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24
Sun, Jan

LA’s Separation Incentive Program and How to Blow $250 Million

LA WATCHDOG--Despite the fact that Los Angeles is facing a $700 million “budget gap” this year, our cash starved City has managed to blow an estimated $250 million in its effort to overcome union objections to the planned furloughs for 15,000 civilian employees.

(See photo above)   These furloughs were part of the Mayor’s Proposed Budget designed to fund a portion of the huge deficits caused by the 2019 budget busting labor agreements with the police and firefighters that were approved by Mayor Garcetti and the City Council knowing damn well these agreements would create a river of red ink for years to come. 

To help offset the elimination of the 26 days of furloughs for 15,000 civilian employees, the City approved the Separation Incentive Program.  Under this program, almost 1,400 eligible employees will receive an average of $70,000 to take early retirement, of which $10,000 will be paid this fiscal year and the balance in the fiscal year beginning on July 1, 2021.  This will result in a cash drain of almost $100 million from November to August of next year. 

Unfortunately, the savings under the Separation Incentive Program for this fiscal year will amount to only $2.6 million according to the City Administrative Officer, peanuts compared to the $140 million in planned furloughs that have not been implemented, and significantly below early estimates.  

As part of this early retirement program, the City is required to pony up for all the accrued vacation and sick days for the retiring employees. This will require the City to make additional cash payments of between $25 million and $50 million

Furthermore, to help fund the elimination of the furloughs, the City has commandeered $40 million of the $150 million diverted from the Police Department that was intended for investments in the underserved communities. 

The City will also need to fund “over-expenditures” of at least $60 million relative to its budget for employees who were not furloughed as planned, but remained on the payroll.  This includes not only salaries, but generous healthcare benefits and pension contributions.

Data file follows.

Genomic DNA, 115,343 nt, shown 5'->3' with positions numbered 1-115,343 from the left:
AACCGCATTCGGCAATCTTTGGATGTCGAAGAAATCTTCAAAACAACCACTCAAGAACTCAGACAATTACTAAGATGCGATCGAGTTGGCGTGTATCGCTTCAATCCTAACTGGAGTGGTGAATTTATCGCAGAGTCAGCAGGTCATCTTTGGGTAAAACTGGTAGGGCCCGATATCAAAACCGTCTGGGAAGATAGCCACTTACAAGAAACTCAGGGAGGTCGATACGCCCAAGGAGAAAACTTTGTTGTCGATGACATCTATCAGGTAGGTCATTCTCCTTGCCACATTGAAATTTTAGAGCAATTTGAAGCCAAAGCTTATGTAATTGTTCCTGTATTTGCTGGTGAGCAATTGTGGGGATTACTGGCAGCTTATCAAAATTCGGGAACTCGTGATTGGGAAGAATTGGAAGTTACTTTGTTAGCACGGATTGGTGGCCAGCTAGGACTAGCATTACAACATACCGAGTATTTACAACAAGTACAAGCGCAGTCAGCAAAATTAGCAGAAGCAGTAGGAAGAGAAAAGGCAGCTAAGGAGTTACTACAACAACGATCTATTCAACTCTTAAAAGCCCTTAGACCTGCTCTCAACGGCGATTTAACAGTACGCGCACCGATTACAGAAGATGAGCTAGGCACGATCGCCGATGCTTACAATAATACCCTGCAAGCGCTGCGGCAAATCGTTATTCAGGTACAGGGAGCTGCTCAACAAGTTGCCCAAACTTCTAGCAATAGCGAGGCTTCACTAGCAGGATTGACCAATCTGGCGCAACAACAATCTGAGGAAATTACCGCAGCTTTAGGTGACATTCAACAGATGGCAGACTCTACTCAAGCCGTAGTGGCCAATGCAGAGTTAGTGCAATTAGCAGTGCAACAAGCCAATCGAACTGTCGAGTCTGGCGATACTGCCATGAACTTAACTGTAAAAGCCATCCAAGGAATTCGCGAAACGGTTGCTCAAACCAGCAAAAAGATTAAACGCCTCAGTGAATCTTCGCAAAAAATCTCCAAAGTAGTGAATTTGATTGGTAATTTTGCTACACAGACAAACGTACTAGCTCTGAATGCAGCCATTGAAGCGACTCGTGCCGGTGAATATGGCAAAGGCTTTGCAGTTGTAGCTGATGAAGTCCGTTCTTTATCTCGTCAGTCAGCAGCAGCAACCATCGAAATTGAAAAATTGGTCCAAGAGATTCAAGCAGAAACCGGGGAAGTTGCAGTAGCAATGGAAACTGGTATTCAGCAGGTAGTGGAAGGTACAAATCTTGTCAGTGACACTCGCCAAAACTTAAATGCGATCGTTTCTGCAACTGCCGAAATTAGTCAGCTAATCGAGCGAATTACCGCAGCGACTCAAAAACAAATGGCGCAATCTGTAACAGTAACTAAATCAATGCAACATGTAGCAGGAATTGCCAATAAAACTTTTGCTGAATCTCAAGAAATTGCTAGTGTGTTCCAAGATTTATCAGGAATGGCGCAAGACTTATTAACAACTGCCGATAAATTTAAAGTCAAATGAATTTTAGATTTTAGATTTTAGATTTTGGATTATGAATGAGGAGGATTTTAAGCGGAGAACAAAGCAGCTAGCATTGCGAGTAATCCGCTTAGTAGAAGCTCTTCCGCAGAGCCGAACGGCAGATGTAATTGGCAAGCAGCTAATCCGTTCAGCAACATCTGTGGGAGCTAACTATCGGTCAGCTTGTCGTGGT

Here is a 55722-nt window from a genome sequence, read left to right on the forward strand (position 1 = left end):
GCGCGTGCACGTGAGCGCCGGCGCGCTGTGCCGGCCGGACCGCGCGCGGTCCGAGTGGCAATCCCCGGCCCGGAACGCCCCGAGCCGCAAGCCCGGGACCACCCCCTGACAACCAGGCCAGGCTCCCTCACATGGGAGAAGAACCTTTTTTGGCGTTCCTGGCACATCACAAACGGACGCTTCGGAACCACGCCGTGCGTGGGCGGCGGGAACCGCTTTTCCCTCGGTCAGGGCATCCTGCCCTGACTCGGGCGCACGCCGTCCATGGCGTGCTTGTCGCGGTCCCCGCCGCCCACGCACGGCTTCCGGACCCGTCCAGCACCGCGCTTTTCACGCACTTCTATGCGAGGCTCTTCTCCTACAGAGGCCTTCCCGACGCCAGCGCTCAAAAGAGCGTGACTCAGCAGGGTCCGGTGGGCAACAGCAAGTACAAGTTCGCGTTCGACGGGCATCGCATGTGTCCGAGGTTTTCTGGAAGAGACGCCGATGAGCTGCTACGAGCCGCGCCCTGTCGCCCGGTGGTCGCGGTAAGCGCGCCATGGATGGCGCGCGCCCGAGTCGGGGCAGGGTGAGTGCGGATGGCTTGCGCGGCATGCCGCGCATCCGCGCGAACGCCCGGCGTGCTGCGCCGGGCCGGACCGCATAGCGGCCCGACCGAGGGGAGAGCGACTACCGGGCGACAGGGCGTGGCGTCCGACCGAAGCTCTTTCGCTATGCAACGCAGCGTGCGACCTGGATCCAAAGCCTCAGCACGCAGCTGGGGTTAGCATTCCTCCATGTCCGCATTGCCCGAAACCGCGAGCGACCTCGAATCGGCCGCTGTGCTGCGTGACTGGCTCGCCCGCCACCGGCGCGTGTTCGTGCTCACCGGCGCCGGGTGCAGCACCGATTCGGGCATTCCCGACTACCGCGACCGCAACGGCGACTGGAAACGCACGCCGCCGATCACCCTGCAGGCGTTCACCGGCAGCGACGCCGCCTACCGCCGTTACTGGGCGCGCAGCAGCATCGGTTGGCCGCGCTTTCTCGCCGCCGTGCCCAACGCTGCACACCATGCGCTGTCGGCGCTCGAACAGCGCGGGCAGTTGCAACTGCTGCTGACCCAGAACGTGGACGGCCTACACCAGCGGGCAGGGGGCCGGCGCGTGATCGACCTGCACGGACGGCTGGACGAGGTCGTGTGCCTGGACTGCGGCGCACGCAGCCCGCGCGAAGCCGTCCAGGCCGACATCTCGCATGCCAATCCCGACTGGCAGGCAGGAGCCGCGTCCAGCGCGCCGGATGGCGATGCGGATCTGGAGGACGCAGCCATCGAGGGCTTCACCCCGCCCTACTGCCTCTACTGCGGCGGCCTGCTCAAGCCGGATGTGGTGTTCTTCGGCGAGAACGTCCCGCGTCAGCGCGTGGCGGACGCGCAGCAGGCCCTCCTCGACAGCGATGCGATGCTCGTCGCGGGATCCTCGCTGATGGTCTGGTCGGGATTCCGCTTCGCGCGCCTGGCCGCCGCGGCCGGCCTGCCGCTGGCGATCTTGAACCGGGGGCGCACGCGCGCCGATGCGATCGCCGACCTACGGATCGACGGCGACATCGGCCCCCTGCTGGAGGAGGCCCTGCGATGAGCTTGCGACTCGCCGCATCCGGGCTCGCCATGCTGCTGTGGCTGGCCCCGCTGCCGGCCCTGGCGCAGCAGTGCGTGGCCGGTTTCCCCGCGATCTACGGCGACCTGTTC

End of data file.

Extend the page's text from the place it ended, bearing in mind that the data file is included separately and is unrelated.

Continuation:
Despite all this, the City may still furlough civilian employees for up to 11 days in 2021.   

And you can just imagine the unions’ reactions when the City calls for furloughs and layoffs that will be needed to balance the budget for this year and next year.  

In addition to the cash drain, there is also a brain drain where many experienced employees with managerial skills and institutional know how will be departing at a time when they are needed to help the City overcome its $700 million “budget gap.”  This is reminiscent of the 2009 Early Retirement Incentive Program that depleted the ranks of senior employees, a loss that continued to plague the City for the next decade.  

The Mayor, the City Council, and the City Administrative Officer need to come clean on the cost of the plan to eliminate $140 million of furloughs, including an analysis and justification of the Separation Incentive Program which is just another giveaway to the campaign funding leaders of the City’s public sector unions. 

(Jack Humphreville writes LA Watchdog for CityWatch. He is the President of the DWP Advocacy Committee and is the Budget and DWP representative for the Greater Wilshire Neighborhood Council.  He is a Neighborhood Council Budget Advocate.  He can be reached at:  lajack@gmail.com.)

-cw